Generator start circuit

Discussion in 'The Projects Forum' started by blhoward, Feb 7, 2009.

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  1. blhoward

    Thread Starter New Member

    Feb 4, 2009
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    I need help designing an automatic generator set start circuit to be run from a remote transfer switch. The switch sends a two wire "close" signal to start the generator and "opens" to stop it. The generator requires a momentary close on wire 1 and 3 to start and a momentary close on wire 1 and 2 to stop. Wire 1 is engine ground. The current required is only enough to run relays. 120VAC is available at the transfer switch when the generator is off. 12VDC is always available at the generator and 120VAC is available when it runs.
     
  2. eblc1388

    Senior Member

    Nov 28, 2008
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    You have a cable between transfer switch and the generator set.

    The important point to know first is how many cores(wires) of the cable is available for use by this intended circuit?

    Two cores(1 wire + ground) or three cores(2 wires + ground) makes a big difference to the control scheme implementation.
     
  3. blhoward

    Thread Starter New Member

    Feb 4, 2009
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    Two wires, dry contact, no ground, thanks

    Brian
     
  4. eblc1388

    Senior Member

    Nov 28, 2008
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    Ok. Let state the requirement to see if it is correct.

    1. The transfer switch has a dry contact consists of two states. Open and Close.

    2. A cable of only two cores available between transfer switch and remote generator set

    3. When transfer switch contact is close, a relay on the generator side closes a contact for a brief period, say one second, to start up the gen set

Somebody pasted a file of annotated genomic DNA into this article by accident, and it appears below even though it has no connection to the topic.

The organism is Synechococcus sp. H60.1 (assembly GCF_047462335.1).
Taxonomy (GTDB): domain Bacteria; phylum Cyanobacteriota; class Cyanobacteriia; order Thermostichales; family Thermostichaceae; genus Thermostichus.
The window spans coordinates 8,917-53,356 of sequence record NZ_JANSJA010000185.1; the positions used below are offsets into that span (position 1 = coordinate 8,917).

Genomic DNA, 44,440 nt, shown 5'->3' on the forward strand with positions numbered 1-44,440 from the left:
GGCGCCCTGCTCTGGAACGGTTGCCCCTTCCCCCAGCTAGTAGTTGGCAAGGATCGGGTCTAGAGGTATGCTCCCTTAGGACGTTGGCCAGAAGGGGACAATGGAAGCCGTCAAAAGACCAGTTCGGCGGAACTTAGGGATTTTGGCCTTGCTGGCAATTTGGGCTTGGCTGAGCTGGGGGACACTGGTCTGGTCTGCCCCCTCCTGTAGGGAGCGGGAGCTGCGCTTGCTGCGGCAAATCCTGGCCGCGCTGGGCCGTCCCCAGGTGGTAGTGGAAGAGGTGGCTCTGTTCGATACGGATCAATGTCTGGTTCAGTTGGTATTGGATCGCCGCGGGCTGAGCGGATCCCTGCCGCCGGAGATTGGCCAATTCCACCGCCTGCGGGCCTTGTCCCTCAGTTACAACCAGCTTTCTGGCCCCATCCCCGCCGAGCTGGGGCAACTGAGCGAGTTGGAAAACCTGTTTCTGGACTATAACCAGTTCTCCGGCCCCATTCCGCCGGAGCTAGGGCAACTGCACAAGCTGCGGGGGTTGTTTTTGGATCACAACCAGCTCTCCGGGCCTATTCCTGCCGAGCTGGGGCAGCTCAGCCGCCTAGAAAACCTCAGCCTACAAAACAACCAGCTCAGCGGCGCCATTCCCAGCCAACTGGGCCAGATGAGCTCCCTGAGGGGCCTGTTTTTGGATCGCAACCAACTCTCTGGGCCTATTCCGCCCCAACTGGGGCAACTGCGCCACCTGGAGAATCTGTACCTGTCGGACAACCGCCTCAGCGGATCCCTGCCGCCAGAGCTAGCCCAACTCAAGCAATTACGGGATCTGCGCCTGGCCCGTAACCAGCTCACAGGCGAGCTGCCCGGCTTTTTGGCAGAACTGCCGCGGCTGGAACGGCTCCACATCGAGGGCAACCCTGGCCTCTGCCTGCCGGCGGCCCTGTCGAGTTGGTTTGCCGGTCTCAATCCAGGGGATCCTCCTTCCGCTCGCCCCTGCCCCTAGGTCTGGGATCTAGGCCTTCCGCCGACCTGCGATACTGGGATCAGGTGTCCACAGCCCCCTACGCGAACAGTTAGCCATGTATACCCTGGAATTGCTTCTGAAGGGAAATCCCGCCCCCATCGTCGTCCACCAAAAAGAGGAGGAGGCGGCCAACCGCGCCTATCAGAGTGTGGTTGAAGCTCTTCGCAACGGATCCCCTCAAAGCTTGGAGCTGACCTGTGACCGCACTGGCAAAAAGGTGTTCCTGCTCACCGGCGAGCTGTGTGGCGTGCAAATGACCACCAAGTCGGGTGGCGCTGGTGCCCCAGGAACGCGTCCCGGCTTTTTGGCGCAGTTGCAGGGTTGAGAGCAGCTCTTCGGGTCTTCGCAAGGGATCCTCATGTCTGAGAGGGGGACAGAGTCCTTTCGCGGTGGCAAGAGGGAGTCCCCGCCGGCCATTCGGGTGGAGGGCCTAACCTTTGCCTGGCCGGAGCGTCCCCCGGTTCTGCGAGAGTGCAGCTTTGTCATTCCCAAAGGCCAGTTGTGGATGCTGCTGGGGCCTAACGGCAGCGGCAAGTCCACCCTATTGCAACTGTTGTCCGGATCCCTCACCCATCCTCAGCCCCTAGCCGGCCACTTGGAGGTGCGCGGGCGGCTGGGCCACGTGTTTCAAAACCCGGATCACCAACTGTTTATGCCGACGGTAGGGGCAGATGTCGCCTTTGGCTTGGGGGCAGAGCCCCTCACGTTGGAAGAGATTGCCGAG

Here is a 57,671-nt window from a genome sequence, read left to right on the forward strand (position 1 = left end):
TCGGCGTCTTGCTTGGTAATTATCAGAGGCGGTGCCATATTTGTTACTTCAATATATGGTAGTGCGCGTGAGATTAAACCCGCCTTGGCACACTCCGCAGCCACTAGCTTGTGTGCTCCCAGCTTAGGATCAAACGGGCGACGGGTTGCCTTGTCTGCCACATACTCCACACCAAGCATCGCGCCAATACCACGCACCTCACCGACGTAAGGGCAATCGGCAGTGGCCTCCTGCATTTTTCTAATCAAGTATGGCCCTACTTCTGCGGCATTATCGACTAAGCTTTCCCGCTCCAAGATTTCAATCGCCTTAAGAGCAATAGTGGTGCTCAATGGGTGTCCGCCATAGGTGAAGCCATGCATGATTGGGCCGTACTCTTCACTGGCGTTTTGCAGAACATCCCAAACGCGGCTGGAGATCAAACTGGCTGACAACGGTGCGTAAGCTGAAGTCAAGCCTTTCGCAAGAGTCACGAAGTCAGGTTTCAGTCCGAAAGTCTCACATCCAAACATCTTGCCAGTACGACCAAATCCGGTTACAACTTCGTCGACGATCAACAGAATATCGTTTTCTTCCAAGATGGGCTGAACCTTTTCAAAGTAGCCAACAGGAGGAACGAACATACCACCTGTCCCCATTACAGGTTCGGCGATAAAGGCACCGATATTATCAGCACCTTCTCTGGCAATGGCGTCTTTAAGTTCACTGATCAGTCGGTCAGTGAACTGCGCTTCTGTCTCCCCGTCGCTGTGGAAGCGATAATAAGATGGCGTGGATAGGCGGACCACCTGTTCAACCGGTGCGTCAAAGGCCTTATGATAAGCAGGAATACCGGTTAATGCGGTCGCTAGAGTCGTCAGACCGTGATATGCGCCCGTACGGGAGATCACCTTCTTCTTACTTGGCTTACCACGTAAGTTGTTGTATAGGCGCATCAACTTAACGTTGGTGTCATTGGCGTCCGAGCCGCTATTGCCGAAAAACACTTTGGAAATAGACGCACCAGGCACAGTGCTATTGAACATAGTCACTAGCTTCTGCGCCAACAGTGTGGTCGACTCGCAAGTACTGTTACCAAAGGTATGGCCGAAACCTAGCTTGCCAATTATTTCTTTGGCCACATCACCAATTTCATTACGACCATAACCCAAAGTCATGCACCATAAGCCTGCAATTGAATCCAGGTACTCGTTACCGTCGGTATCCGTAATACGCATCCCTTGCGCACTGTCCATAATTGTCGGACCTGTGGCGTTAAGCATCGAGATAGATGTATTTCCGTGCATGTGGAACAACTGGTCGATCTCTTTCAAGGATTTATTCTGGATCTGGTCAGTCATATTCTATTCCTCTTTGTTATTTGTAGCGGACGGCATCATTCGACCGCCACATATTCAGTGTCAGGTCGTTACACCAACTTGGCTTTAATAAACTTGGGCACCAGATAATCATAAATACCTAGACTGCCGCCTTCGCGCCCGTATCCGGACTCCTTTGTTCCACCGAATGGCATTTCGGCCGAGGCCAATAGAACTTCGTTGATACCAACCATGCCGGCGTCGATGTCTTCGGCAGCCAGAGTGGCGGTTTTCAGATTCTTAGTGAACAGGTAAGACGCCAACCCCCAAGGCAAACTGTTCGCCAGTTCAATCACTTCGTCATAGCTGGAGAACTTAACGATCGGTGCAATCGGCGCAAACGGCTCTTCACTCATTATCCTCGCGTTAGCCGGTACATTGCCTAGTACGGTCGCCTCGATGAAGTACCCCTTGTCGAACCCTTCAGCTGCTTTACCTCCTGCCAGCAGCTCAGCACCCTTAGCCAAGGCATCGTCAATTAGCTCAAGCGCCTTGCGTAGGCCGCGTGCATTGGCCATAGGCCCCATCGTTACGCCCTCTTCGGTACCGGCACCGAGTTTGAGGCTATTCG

4. When the transfer switch contact is opened, a relay on the generator side closes for a brief period, say one second, to stop the gen set

    5. A change of the transfer switch status during the period (3) or (4) above will be ignored until the current period terminated

    Is that about right or you have something more to add?
     
  5. blhoward

    Thread Starter New Member

    Feb 4, 2009
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    1- yes, 2- yes. 3-might need to be longer to start. We could use 120VAC from the running generator or an oil pressure switch to sense running. 4-might need to be longer to enable the generator to spin down.4-no, a change in status of the transfer switch needs to be followed by a change in the generator.
    The transfer switch is connected to mains power. If power fails, the transfer switch drops out to a neutral position, closing the contact in the "generator run " circuit. When the transfer switch senses generator power, it switches the load to generator until it senses a return of mains power. This circuitry is in the transfer switch itself. What I need to do is connect the NO/NC transfer contacts to the existing 3 wire "common- momentary run, momentary stop " circuit on the existing generator. The common is also 12VDC engine ground
     
  6. eblc1388

    Senior Member

    Nov 28, 2008
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    The kind of AC transfer switch I'm familiar with usually does not make a physical load transfer "until there is proper voltage on the alternate bus". This makes sense as there is no point transferring a load to a bus with no voltage.

    If you want to use the transfer switch contact for genset startup/shutdown, then it won't work. The genset should be started up first by detecting an under voltage condition on the mains, starts the genset and then the transfer switch, upon sensing voltage on the alternate bus, would automatically make a transfer. Perhaps some kind of transfer switches is working like a plain AC contactor with normal open and normal close contacts.